Louisiana Highway Safety Commission, anything that takes a driver’s eyes or
mind off the road is considered a distraction. Billboards exist to do both.
Distracted driving is a root cause of accidents that drive up insurance
In 1965, the US
Congress enacted the Lady Bird Johnson Highway Beautification Act giving
states authority to control and even prohibit billboards. So strong is the
federal authority that four states – Alaska, Maine, Vermont, and Hawaii –
prohibit billboards all-together. Louisiana is on the opposite end of that
spectrum but it doesn’t have to be that way. In 1966, the Louisiana
Legislature amended the State Constitution Ancillaries and the Revised
Statutes to codify its federal authority, granting strong power to the
Louisiana Department of Transportation and Development and charging the
Department with pursuing control measures. A series of public records
requests demonstrates that DOTD has done virtually nothing except issue
billboard permits for nearly 60 years.
It is estimated that
Louisiana has 2 percent of the nation's highways but closer to 10 percent of
the nation's billboards.
The entire billboard
industry pays DOTD a combined $145,000 per year for its some 7,000 Louisiana
billboards. These revenues do not cover DOTD’s cost of administering the
program, meaning motorists are subsidizing the billboard industry through the
fuel tax. One single Louisiana truck pays nearly $13,000 per year to use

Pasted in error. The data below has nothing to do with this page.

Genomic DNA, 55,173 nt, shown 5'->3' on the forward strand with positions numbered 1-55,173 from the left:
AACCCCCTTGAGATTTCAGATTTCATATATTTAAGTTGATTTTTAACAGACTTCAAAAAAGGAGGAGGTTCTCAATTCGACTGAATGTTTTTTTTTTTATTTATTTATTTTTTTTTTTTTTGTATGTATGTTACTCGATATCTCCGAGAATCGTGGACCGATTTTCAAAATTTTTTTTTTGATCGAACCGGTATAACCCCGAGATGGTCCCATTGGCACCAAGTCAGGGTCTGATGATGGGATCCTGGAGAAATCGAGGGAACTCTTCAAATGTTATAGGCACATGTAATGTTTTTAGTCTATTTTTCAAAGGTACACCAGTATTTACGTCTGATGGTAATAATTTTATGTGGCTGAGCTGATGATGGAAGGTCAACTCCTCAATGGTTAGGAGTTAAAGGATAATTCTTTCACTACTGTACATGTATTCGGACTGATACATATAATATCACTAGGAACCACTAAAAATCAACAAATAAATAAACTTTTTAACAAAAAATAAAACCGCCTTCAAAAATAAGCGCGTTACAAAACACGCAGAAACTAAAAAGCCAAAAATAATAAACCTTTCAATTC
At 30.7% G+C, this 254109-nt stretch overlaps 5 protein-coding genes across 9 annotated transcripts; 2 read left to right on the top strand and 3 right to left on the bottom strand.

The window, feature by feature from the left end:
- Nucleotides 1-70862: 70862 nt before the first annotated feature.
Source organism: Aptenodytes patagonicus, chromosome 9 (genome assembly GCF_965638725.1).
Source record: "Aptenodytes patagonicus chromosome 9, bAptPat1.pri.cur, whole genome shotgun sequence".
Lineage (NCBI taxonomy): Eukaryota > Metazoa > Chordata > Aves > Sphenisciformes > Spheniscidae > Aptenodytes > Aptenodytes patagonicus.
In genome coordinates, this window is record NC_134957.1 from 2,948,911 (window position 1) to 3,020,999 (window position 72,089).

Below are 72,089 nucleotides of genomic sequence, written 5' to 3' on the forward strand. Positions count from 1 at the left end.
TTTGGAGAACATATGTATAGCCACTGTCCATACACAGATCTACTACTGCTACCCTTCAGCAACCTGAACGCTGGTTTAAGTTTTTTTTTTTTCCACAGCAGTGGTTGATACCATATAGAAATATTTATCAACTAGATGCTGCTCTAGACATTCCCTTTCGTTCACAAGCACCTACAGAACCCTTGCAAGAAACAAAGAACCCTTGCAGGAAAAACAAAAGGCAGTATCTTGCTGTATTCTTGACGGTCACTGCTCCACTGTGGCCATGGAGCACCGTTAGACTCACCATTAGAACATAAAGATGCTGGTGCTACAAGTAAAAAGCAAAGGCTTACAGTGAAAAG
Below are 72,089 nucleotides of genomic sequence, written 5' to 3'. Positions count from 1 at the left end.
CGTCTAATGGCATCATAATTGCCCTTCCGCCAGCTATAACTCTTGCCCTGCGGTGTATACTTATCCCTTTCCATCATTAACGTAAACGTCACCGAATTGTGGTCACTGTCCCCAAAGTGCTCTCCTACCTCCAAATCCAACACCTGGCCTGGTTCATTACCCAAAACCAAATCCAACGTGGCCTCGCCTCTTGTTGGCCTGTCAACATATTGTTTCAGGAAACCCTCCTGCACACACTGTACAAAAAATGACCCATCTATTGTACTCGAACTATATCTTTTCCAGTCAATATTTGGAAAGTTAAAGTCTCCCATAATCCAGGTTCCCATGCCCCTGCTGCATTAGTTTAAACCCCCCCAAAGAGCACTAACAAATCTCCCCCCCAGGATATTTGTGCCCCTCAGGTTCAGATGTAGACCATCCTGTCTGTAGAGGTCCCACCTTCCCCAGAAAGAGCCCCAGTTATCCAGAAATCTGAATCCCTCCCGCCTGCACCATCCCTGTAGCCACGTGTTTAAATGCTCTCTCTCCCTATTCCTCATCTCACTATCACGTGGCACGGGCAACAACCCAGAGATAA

the highway system, while billboard companies pay an average of only $20 per
year for each billboard.
Resolution 4, by Rep. Jack McFarland (R-Winnfield) modifies DOTD’s
regulations to enact a moratorium on new billboard permits, along with
various other provisions intended to enhance safety. This resolution also
increases billboard permit fees to cover DOTD’s cost of administering a
Senate Bill 216 by
Senate Conrad Appel (R-Metairie) is similar to HCR 4 except that is changes
state law to enact a moratorium and other key provisions intended to promote
highway safety and beautification.
According to Scenic
America, a national non-profit that seeks to promote the intent of the Lady
Bird Johnson Highway Beautification Act, every credible poll shows the
American people consider billboards to be a nuisance and major creator of
blight. The organization has conducted countless studies that show various
negative effects of billboards in communities across America.
measures being pursued stop short of requiring removal of billboards.
Billboard companies were successful in having federal law require states to
pay “just compensation” for removal, thus making it very expensive for the
government to remove a billboard once it is permitted. LMTA is pursuing
measures that will have a real impact without costing the state money.
LMTA will unveil
additional videos over the next two weeks supporting this important cause.